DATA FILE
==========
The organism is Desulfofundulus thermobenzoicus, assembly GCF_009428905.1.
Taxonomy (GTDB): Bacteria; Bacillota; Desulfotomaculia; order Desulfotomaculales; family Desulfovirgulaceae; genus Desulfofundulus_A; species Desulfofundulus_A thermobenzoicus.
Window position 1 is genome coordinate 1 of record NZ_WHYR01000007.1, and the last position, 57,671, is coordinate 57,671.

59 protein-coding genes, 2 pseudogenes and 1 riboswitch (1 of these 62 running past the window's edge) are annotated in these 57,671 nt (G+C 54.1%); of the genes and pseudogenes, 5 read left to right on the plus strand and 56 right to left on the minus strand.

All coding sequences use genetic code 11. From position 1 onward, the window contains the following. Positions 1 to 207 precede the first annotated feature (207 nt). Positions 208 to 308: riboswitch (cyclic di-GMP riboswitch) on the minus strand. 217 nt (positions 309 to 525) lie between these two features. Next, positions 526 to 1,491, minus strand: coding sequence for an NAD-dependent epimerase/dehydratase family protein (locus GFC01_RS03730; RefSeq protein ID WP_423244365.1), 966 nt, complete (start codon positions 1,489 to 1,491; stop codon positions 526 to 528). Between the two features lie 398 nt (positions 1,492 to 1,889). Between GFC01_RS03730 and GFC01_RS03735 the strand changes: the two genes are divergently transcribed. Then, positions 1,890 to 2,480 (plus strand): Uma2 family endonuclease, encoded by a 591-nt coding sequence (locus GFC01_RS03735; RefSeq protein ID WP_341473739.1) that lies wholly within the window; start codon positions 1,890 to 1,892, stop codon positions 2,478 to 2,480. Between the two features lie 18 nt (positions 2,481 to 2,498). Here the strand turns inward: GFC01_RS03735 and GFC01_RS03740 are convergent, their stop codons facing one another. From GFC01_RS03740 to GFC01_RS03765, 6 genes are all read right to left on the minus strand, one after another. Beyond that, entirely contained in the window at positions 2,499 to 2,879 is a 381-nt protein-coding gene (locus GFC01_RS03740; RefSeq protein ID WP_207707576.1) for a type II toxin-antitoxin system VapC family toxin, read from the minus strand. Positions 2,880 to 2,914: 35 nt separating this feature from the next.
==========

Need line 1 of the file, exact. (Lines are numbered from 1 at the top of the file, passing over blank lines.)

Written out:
The organism is Desulfofundulus thermobenzoicus, assembly GCF_009428905.1.